Last updated on August 23rd, 2023 at 12:37 pm
Are you looking to create high quality 3D scans without spending hours on it? I found tools that will allow you to create your first 3D models in no time.
I tested two really interesting photogrammetry software this week. Here is my feedback on both:
3DFlow 3DF Zephyr
A few years ago I did 3D scans with photos from my Android smartphone using Autodesk’s 123D Catch app which was really good but no longer exists since April 2017… Today there are many photogrammetry apps for mobile. I could only test Qlone, Scann3D and Trnio which allow quick captures, with great ease. The resolution of the renders is limited and for me it lacks advanced controls (in-app editing for example). However, the latter (Trnio) is really easy to use. That said, let’s get back to the topic ^^
The goal: quality + ease =)
So I looked for a ‘better’ solution to use higher quality photos, a simplified process and qualitative results, in a minimum amount of time. For this test I chose our homemade bread (Thanks Linlin).
I first tried with a series of photos taken with my Sony DSLR (reflex camera) and then with my Xiaomi MI-9 phone (48Mp), in manual exposure to reduce light variations. Then I made a 4K video clip around the subject and, after transferring it to the computer, I extracted one image every half second to get 400 4K photos. This operation can be done automatically in both software programs. And using ‘only’ 4K images turns out to be sufficient and less processing intensive. The advantage of sticking with a DSLR photo shoot allows you to have multiple exposure levels (HDR) to get better texture generation, without ambient occlusion.
Here is a preview of the images:
If you don’t have a lighting studio, an overcast outdoor sky works very well. I chose a non-glossy, non-transparent subject for our test. For a non-matte subject, a matrix/laser scan would be preferable.
Let’s start with 3DF Zephyr:
Download the free version of the software that allows you to make 3D scans in one click and export your 3D file for free: https://www.3dflow.net/3df-zephyr-free/
The free version is limited to 50 source images. This is more than enough for a simple volume. For large environments or architectures you will definitely need the paid version.
Here is the result obtained with the default settings:
For this result I used 50 images, extracted from my 4K video clip. In terms of result, my goal is to produce a 3D file with a maximum of 50,000 polygons with a 4096 pixel texture in order to export it to the 3D content sharing platform Sketchfab.
I also tried the other presets without getting optimal results, more details could lead to more imperfections. With more images, the result will definitely be more accurate.
What I liked about 3DF Zephyr is the simplicity of the interface and step-by-step dialog boxes. There is even a feature that lets you drag and drop images to get the 3D model in one click! Also, the internal editing tools are very easy to use. Bonus: 3D mice are supported, very smooth for viewport navigation.
On the Reality Capture side:
I invite you to download the free version with a PPI (Pay Per Input) license which means you can use all the software features for free and you only pay when exporting your optimized 3D file. This is paid in the form of credits (minimum purchase of $20). In this case I had to pay $9 for the export, which is really not much. In addition, it is possible to make multiple changes and redo different exports, as long as we use the same source image ‘set’. ^^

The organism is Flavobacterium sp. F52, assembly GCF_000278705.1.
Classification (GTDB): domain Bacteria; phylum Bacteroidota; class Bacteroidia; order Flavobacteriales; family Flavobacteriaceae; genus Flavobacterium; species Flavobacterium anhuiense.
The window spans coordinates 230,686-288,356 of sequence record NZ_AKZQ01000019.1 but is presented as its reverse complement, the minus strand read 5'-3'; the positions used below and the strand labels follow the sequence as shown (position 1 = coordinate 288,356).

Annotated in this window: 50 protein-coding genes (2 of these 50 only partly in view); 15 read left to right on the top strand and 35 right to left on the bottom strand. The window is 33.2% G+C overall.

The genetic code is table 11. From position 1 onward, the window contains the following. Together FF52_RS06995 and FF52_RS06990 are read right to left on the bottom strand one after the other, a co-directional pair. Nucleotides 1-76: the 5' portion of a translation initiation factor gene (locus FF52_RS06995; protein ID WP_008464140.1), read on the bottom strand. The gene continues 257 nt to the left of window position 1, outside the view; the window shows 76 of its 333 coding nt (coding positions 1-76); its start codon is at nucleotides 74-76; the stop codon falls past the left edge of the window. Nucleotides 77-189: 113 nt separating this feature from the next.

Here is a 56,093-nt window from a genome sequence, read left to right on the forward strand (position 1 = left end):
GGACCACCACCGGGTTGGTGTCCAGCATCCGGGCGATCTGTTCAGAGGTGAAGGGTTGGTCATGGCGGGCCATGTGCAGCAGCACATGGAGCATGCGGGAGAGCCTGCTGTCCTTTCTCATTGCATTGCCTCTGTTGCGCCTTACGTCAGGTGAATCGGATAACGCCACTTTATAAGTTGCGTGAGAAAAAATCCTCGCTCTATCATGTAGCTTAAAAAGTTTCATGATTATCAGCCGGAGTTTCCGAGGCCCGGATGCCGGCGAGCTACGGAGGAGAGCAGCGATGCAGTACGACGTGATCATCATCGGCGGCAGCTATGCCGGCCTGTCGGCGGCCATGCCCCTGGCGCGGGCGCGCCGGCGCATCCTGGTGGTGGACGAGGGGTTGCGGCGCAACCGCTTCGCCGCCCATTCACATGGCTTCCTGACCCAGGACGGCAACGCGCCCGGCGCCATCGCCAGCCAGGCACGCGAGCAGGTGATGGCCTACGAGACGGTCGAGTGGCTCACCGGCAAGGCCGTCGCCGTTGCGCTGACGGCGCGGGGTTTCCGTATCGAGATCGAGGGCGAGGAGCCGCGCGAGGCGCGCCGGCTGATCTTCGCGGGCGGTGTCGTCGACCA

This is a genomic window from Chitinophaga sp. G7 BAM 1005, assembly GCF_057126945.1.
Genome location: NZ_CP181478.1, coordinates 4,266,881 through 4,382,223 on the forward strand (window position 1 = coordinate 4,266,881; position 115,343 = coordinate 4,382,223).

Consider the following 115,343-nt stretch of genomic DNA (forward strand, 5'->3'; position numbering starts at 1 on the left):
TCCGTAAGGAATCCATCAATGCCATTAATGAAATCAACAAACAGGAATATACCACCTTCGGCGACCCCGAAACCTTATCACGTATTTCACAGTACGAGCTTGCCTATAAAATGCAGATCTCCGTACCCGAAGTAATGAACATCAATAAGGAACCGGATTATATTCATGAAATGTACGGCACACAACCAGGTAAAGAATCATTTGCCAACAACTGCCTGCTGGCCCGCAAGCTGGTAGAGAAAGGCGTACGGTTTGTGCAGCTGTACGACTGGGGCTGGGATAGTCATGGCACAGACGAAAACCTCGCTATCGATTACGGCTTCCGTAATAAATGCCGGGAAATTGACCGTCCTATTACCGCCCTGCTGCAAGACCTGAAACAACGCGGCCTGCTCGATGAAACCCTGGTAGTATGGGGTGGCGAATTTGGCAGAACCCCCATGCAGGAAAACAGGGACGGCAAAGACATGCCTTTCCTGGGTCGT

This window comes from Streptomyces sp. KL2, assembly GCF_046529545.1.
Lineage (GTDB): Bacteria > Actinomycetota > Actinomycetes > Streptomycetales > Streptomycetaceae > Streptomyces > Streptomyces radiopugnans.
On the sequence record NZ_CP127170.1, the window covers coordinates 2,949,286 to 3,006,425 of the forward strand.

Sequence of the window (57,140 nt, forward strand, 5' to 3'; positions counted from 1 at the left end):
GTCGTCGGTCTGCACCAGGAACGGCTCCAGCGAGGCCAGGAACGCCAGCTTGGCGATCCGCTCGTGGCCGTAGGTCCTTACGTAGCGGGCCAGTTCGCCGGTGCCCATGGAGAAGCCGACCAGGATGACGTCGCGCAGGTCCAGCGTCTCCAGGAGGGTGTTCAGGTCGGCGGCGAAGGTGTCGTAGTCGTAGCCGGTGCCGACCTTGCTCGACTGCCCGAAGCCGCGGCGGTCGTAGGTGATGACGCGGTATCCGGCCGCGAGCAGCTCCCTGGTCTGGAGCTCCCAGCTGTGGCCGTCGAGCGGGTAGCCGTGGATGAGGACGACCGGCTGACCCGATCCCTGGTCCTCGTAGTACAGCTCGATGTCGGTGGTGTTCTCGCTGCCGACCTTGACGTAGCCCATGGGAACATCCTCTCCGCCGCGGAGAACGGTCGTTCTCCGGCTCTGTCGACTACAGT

Here is the result obtained by following the built-in tutorial:
In this second version, I was able to use the 400 images extracted from my 4K video clip because there is no limitation. However be careful not to use too many images because the processing ‘cost’ would increase. I also tried with 50 images and found that the 3D recognition accuracy was slightly higher than 3DS Zephyr’s, for an equivalent processing time.
The interface is more complex and perhaps less intuitive, but the process is clearly identifiable. There are in my opinion many more possible adjustments to refine the result. The series of videos available in addition to the in-app tutorial allows you to get up to speed with its functions quickly. And it’s a wealth of good photogrammetry tips.
What I really appreciated about Reality Capture were the different customizable tools to refine surfaces, reduce polygon count, generate optimized texture layouts and especially generate normal maps on the ‘low-poly’ model from the ‘high-poly’ model. This preserves details, even on a simplified model exported for web display.
So that’s my feedback on these two very promising applications. I haven’t been able to test AgiSoft’s Metashape which seems to be an equally good competitor. If anyone uses it, feel free to leave your comments.
Eager to be able to do new scans. I hope I can test very soon with a drone to scan buildings. The results produced on these two software programs are impressive!
Cool bonus: native optimized model export from the software to Sketchfab. Without having to open other 3D software or the Sketchfab upload page ^^.
In terms of pricing: 3DF Zephir exists in different versions (advanced features), from €149 for the Lite version to €3,900 for the Aerial? version, and there are perpetual licenses with 1 year of support. For Reality Capture, in addition to the PPI license, you have monthly licenses from €249 to €750/month or a €15,000 perpetual license. Since photogrammetry is not my main activity, the basic versions suit me for now ^^.
I wanted to link the 2 pages for the video tutorials which are really well done for each of the two software programs:
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Check out my other articles on the subject: